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13 could have been avoided if more objective assessment tech- niques had been used (Phares et al. 2004). This becomes more important specifically where regionally distributed extreme events require the minimums of connectivity and accessibility in the transportation network. Hand-Held Nondestructive Testing Nondestructive methods using handheld devices were ranked second by the state bridge engineers for damage assessment. Forty-six percent of responding states mentioned that they use one or more of NDT techniques for damage assessment. However, it can be surmised that some of the respondents did not differentiate between the application of the techniques after extreme events for rapid detection and operational condi- tions. The NDT methods mentioned by state bridge engineers included magnetic particle testing (seven states); dye pen- etrant testing, ultra-sonic testing, and sounding with a hammer (four states each); chain drag (two states), and rebar scanner (one state). Sonar Surveys Sonar surveys were ranked as the third most used technique by state bridge engineers (26%). The survey for hydraulic engineers separated the sonar surveys into the following categories: portable (35%), manned and unmanned (21%), and fixed (14%). As such, the responses from hydraulic engineers revealed that among these three categories, sonar surveys are used by 70% of the respondents, making it the second most used technique by hydraulic engineers. Sonar systems or echo sounders can be portable, fixed, or manned or unmanned systems. For fixed sonar scour moni- toring, the device is mounted on the pier or abutment for con- tinuous streambed elevation data collection. The mechanism includes a transducer that sends signals that are reflected back, from which the elevation of the streambed can be esti- mated. The advantage of fixed sonar is that it provides continu- ous data during and immediately after high floods, assisting with estimating the extent of scour depth. The application of fixed sonar surveys may be limited, considering its low depth tolerance and that installation depth and the resolu- tion distance between the head and the interface affects the reading. Therefore, if the instrument is not mounted at a loca- tion directly above the point of interest it will provide a false This chapter provides a brief overview of the damage-detection technologies identified by the state bridge and hydraulic engi- neers. A short synopsis of the applications of these techniques, their capabilities, and possible shortcomings in rapid damage detection is provided. This is followed by an overview of more advanced technologies that have been developed or are under development and that have the potential to contribute to the emergency damage assessment techniques. The goal of this section is to initiate discussion on the new opportunities, their applications, and the possible ways they can be inte- grated into the current practice for bridge damage assessment in emergency conditions. CURRENT PRACTICE Visual Inspection A review of the responses provided by the state bridge and hydraulic engineers shows that visual inspection is the most commonly used method of damage detection among DOTs (100% of respondents from both surveys). All of the respon- dents reported that they follow some form of cursory or at- arm-reach visual inspection that helps them assess the extent of bridge damage. Most of DOTs identified visual inspection as a satisfactory tool for making immediate decisions on the structural integrity of a bridge. Bridge inspection personnel must be properly trained to identify any possible damages to a bridge quickly and accurately. Based on what can be learned from the visual inspection, the bridge inspection personnel can then determine whether a more in-depth inspection is required. The reasons that make visual inspection a desired approach are the immediate results, lower costs, and limited amount of preparation or special skills required. However, there have been concerns regarding the reliability of the visual inspections resulting from different factors such as variations in state prac- tices and inspectorâs use of inspection methods (Moore et al. 2001). Furthermore, such an inspection is only able to detect visible larger defects, which opens up the possibility of serious invisible defects going undetected. This is in addi- tion to the shortcomings of the method in hard to reach sites where access routes have been demolished in the aftermath of an extreme event. Furthermore, the results are highly dependent on the experience and training of the inspector, which increases the possibility of judgmental errors, underlining the importance of the training of the inspection crew. In addition, the subjec- tivity of the method may result in unnecessary closures that chapter three BRIDGE DAMAGE DETECTION TECHNIQUES: CURRENT PRACTICE AND FUTURE DIRECTIONS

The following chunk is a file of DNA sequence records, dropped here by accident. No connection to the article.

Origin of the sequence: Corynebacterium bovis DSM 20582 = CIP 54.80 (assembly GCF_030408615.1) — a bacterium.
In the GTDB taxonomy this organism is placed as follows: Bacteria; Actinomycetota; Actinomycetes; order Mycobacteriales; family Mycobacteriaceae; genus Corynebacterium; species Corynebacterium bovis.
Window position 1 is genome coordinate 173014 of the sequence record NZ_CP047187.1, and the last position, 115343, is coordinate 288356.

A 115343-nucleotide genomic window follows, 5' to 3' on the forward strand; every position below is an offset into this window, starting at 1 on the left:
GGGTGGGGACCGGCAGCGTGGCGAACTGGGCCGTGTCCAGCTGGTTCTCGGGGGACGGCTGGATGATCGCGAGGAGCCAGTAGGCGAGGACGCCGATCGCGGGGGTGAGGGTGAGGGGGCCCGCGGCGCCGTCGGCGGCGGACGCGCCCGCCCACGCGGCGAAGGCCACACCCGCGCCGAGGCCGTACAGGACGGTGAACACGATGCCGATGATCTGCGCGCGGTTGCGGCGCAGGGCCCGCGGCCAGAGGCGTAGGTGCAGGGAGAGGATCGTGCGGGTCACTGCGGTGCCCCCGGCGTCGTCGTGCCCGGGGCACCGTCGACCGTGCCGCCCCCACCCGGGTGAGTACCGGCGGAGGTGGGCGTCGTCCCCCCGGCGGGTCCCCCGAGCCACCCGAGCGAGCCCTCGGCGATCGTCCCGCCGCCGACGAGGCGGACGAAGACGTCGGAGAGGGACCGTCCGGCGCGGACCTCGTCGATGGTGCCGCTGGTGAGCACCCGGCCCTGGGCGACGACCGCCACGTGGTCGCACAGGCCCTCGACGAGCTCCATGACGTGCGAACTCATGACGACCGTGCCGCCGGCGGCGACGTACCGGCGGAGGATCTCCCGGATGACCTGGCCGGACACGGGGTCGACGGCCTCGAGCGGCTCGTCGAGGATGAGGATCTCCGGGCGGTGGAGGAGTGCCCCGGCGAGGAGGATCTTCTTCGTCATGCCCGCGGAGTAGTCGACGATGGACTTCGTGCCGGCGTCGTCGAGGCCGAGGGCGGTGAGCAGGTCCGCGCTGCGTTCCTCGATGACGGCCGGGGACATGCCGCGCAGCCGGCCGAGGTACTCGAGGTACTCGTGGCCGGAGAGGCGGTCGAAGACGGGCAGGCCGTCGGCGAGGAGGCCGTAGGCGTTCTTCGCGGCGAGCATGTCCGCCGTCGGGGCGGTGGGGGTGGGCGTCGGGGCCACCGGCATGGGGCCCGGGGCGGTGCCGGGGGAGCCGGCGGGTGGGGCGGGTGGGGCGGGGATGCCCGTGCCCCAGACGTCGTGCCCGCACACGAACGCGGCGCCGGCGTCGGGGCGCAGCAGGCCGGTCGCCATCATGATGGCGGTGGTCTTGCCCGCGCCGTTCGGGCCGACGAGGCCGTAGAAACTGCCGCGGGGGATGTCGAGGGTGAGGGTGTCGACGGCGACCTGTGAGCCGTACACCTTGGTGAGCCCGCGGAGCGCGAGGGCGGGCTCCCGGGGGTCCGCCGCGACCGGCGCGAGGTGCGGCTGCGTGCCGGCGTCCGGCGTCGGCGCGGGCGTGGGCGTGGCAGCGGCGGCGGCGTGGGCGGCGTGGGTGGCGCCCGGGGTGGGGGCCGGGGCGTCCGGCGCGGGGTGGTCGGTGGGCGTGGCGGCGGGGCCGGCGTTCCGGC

14 reading (Briaud et al. 2011). An approach to overcome this limitation would be to use side scan; however, high costs limits its use. Portable sonar survey systems can be divided into sector side scan, scanning, and multi-beam sonars. The primary difference between scanning and multi-beam sonar is the elimination of the time lag required to rotate the transducer from one side of the vessel to other. Because of its position (behind and below the vessel), side scan is one of the most accurate systems for mapping a large area of the riverbed. It can quickly and efficiently generate detailed images of the channel bottom regardless of the water clarity. Because of their portability, they have the advantage of being deployed at any location of interest during floods and provide accu- rate streambed elevations, in addition to collection of large amounts data rapidly and over a large area. The accuracy of sector and multi-beam sonar depends on the position or array of the transducer. Error in the transducer angle is reflected in a substantial error in the displacement measurement. Water temperature, acoustic frequency, high turbidity, air entrainment, and heavy suspended-sediment loads are other factors that could affect the accuracy of mea- surements. Considering the large amounts of data that could be collected during each survey, fast computational processing of data and high capacity storage is required. Measurements made at acute angles to the streambed can be used to measure the scour under ice and debris jams. A disadvantage of the side scan is that it is labor intensive and most do not provide depth information. Also, it cannot provide detailed visual images of the vertical components of submerged structures. Because of safety issues, unmanned systems are recommended during floods. Figure 5 is an example of an image created using sonar surveys in addition to the schematics of the technique in fixed sonar surveys. Photogrammetry Photogrammetry was identified by 17% of responding bridge engineers as a solution for measuring bridge deformations. In this technique three-dimensional geometry of physical objects is obtained by measuring and analyzing two-dimensional photographs taken from different perspectives (Jiang et al. 2008). It can be used for monitoring structures under load- ing. Traditionally, linear variable differential transformers (LVDTs) have been used for deflection measurement of bridge elements. However, their application is limited due to the restriction of the accuracy of the measurement to the linear range of the sensor and the capability of only provid- ing one-dimensional information (ValenÃ§a et al. 2010). With the advancement of digital cameras, photogrammetry offers a suitable alternative for bridge deformation monitoring by providing visual recording during testing (video camera). Furthermore, the technology is low-cost compared with LVDT. When compared with LVDT test results, photogram- metry has yielded high accuracy in a laboratory setting (Woodhouse et al. 1999; Mills et al. 2001; Whiteman et al. 2002). In most cases, the field applications for bridge defor- mation measurements have been successful (JÃ¡uregui et al. 2006; Detchev et al. 2011). The accuracy of photogrammetry in bridge deformation monitoring depends on camera positioning and the placement of target points. The camera can be stationary or movable. Two target types are necessary: static targets and movable targets. Before making the measurement, the camera is calibrated for radial lens distortion coefficients, principal distance, principal point offset, and sensor size determina- tions. Figure 6 is the schematic for test setting in the field applications. Inclinometer and Tiltmeter The use of an inclinometer or a tiltmeter was reported by 17% of the responding bridge engineers. These devices are used to measure the inclination of the entire bridge or the element it is attached to resulting from loading. Single axis and dual axis tiltmeters have been used in the field (Figure 7). An accu- racy of 0.005Â° was reported by Kulchin et al. (2004). Kosnik and Ng (2010) reported the use of a tiltmeter to monitor scour at Stony Creek Bridge, California. The advantages of these instruments compared with other scour monitoring devices are invulnerability to damage caused by floating debris, the FIGURE 5 Sonar surveys: (left) an example of river bed surveyed using the technology; (right) basics of the technology (Browne 2010).